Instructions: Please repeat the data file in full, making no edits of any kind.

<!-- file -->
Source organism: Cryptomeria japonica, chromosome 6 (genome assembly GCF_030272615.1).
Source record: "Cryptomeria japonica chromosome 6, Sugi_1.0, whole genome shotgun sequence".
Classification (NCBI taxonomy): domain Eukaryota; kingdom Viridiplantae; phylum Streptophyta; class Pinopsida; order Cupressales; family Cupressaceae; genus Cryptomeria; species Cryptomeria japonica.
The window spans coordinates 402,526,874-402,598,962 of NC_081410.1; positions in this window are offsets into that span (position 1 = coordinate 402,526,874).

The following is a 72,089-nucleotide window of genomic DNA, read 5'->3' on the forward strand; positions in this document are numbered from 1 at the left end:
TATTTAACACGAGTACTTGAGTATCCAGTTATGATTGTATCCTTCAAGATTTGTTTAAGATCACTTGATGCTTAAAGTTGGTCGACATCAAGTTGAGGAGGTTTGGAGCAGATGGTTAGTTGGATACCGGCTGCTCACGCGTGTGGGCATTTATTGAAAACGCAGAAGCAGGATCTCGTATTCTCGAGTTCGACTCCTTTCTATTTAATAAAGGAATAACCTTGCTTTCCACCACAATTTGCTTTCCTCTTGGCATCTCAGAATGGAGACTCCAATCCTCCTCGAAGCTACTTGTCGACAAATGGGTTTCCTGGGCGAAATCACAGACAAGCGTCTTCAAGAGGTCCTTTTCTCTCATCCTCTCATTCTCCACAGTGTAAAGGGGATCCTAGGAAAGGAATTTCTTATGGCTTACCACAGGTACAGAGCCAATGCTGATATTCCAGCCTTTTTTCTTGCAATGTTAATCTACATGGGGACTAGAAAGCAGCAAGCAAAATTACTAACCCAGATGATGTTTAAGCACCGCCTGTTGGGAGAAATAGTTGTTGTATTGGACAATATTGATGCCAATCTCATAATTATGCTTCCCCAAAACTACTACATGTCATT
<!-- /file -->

Source organism: Cryptomeria japonica, chromosome 6 (genome assembly GCF_030272615.1).
Source record: "Cryptomeria japonica chromosome 6, Sugi_1.0, whole genome shotgun sequence".
Classification (NCBI taxonomy): domain Eukaryota; kingdom Viridiplantae; phylum Streptophyta; class Pinopsida; order Cupressales; family Cupressaceae; genus Cryptomeria; species Cryptomeria japonica.
The window spans coordinates 402,526,874-402,598,962 of NC_081410.1; positions in this window are offsets into that span (position 1 = coordinate 402,526,874).

The following is a 72,089-nucleotide window of genomic DNA, read 5'->3' on the forward strand; positions in this document are numbered from 1 at the left end:
TATTTAACACGAGTACTTGAGTATCCAGTTATGATTGTATCCTTCAAGATTTGTTTAAGATCACTTGATGCTTAAAGTTGGTCGACATCAAGTTGAGGAGGTTTGGAGCAGATGGTTAGTTGGATACCGGCTGCTCACGCGTGTGGGCATTTATTGAAAACGCAGAAGCAGGATCTCGTATTCTCGAGTTCGACTCCTTTCTATTTAATAAAGGAATAACCTTGCTTTCCACCACAATTTGCTTTCCTCTTGGCATCTCAGAATGGAGACTCCAATCCTCCTCGAAGCTACTTGTCGACAAATGGGTTTCCTGGGCGAAATCACAGACAAGCGTCTTCAAGAGGTCCTTTTCTCTCATCCTCTCATTCTCCACAGTGTAAAGGGGATCCTAGGAAAGGAATTTCTTATGGCTTACCACAGGTACAGAGCCAATGCTGATATTCCAGCCTTTTTTCTTGCAATGTTAATCTACATGGGGACTAGAAAGCAGCAAGCAAAATTACTAACCCAGATGATGTTTAAGCACCGCCTGTTGGGAGAAATAGTTGTTGTATTGGACAATATTGATGCCAATCTCATAATTATGCTTCCCCAAAACTACTACATGTCATT